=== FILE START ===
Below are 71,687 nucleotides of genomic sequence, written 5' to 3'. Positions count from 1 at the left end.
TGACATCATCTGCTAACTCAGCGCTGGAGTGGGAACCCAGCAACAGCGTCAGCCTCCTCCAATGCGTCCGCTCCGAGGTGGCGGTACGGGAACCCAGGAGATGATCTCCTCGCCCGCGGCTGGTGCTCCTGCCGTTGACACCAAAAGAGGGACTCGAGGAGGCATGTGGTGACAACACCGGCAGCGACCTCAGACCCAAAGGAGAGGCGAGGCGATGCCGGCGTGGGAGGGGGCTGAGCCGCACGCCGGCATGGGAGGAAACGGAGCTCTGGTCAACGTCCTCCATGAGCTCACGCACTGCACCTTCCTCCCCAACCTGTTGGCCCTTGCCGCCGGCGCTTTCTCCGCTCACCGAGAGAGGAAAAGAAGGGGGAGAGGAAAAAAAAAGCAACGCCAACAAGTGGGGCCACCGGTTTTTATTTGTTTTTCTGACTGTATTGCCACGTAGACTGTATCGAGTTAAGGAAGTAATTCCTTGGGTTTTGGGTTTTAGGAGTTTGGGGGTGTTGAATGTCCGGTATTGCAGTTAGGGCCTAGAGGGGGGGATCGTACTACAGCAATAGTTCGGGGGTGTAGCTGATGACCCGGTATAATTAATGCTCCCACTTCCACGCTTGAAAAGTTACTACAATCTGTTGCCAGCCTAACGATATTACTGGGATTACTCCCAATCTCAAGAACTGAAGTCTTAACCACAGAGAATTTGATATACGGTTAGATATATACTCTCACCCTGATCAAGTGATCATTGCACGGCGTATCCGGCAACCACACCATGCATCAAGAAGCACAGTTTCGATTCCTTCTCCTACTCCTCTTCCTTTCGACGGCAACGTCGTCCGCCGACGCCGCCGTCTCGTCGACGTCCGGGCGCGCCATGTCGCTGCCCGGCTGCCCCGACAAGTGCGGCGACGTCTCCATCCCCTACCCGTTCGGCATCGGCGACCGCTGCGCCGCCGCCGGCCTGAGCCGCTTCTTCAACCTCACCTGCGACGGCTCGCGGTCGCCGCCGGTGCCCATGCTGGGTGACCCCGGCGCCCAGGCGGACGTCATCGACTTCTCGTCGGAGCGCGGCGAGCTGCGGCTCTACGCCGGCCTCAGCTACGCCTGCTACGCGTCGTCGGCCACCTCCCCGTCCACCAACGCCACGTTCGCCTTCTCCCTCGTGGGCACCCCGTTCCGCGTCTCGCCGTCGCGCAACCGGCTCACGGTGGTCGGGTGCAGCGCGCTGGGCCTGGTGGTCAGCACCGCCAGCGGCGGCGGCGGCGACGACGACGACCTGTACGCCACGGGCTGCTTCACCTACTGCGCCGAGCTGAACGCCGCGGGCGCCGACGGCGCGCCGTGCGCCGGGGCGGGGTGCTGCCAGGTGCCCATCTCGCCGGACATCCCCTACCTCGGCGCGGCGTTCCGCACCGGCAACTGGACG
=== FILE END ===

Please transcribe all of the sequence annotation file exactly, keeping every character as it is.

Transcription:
Below are 71,687 nucleotides of genomic sequence, written 5' to 3'. Positions count from 1 at the left end.
TGACATCATCTGCTAACTCAGCGCTGGAGTGGGAACCCAGCAACAGCGTCAGCCTCCTCCAATGCGTCCGCTCCGAGGTGGCGGTACGGGAACCCAGGAGATGATCTCCTCGCCCGCGGCTGGTGCTCCTGCCGTTGACACCAAAAGAGGGACTCGAGGAGGCATGTGGTGACAACACCGGCAGCGACCTCAGACCCAAAGGAGAGGCGAGGCGATGCCGGCGTGGGAGGGGGCTGAGCCGCACGCCGGCATGGGAGGAAACGGAGCTCTGGTCAACGTCCTCCATGAGCTCACGCACTGCACCTTCCTCCCCAACCTGTTGGCCCTTGCCGCCGGCGCTTTCTCCGCTCACCGAGAGAGGAAAAGAAGGGGGAGAGGAAAAAAAAAGCAACGCCAACAAGTGGGGCCACCGGTTTTTATTTGTTTTTCTGACTGTATTGCCACGTAGACTGTATCGAGTTAAGGAAGTAATTCCTTGGGTTTTGGGTTTTAGGAGTTTGGGGGTGTTGAATGTCCGGTATTGCAGTTAGGGCCTAGAGGGGGGGATCGTACTACAGCAATAGTTCGGGGGTGTAGCTGATGACCCGGTATAATTAATGCTCCCACTTCCACGCTTGAAAAGTTACTACAATCTGTTGCCAGCCTAACGATATTACTGGGATTACTCCCAATCTCAAGAACTGAAGTCTTAACCACAGAGAATTTGATATACGGTTAGATATATACTCTCACCCTGATCAAGTGATCATTGCACGGCGTATCCGGCAACCACACCATGCATCAAGAAGCACAGTTTCGATTCCTTCTCCTACTCCTCTTCCTTTCGACGGCAACGTCGTCCGCCGACGCCGCCGTCTCGTCGACGTCCGGGCGCGCCATGTCGCTGCCCGGCTGCCCCGACAAGTGCGGCGACGTCTCCATCCCCTACCCGTTCGGCATCGGCGACCGCTGCGCCGCCGCCGGCCTGAGCCGCTTCTTCAACCTCACCTGCGACGGCTCGCGGTCGCCGCCGGTGCCCATGCTGGGTGACCCCGGCGCCCAGGCGGACGTCATCGACTTCTCGTCGGAGCGCGGCGAGCTGCGGCTCTACGCCGGCCTCAGCTACGCCTGCTACGCGTCGTCGGCCACCTCCCCGTCCACCAACGCCACGTTCGCCTTCTCCCTCGTGGGCACCCCGTTCCGCGTCTCGCCGTCGCGCAACCGGCTCACGGTGGTCGGGTGCAGCGCGCTGGGCCTGGTGGTCAGCACCGCCAGCGGCGGCGGCGGCGACGACGACGACCTGTACGCCACGGGCTGCTTCACCTACTGCGCCGAGCTGAACGCCGCGGGCGCCGACGGCGCGCCGTGCGCCGGGGCGGGGTGCTGCCAGGTGCCCATCTCGCCGGACATCCCCTACCTCGGCGCGGCGTTCCGCACCGGCAACTGGACG